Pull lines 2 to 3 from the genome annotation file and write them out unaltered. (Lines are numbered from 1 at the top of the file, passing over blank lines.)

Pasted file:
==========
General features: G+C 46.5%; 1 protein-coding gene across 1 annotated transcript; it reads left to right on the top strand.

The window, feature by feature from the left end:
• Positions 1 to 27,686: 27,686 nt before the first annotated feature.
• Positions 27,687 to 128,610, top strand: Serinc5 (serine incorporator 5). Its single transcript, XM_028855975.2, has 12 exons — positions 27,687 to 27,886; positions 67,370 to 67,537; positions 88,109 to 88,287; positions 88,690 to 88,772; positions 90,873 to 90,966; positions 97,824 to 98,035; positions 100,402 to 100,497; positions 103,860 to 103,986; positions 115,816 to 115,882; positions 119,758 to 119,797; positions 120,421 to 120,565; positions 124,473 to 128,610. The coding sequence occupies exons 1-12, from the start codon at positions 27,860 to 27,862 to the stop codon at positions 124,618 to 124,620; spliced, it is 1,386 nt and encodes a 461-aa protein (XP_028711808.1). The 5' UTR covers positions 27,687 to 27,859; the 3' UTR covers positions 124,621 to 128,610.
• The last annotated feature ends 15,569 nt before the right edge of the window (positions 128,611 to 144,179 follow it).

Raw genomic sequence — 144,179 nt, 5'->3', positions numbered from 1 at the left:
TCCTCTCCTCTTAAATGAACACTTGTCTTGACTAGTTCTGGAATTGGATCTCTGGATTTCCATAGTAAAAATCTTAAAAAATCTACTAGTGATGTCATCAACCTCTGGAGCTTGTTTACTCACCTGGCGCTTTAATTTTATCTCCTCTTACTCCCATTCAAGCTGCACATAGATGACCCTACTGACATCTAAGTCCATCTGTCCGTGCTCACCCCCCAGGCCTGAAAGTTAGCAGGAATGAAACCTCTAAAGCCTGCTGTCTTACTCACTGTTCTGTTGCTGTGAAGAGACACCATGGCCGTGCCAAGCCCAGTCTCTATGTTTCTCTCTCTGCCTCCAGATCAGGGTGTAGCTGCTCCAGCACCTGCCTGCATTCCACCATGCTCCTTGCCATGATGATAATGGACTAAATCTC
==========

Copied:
The window, feature by feature from the left end:
• Positions 1 to 27,686: 27,686 nt before the first annotated feature.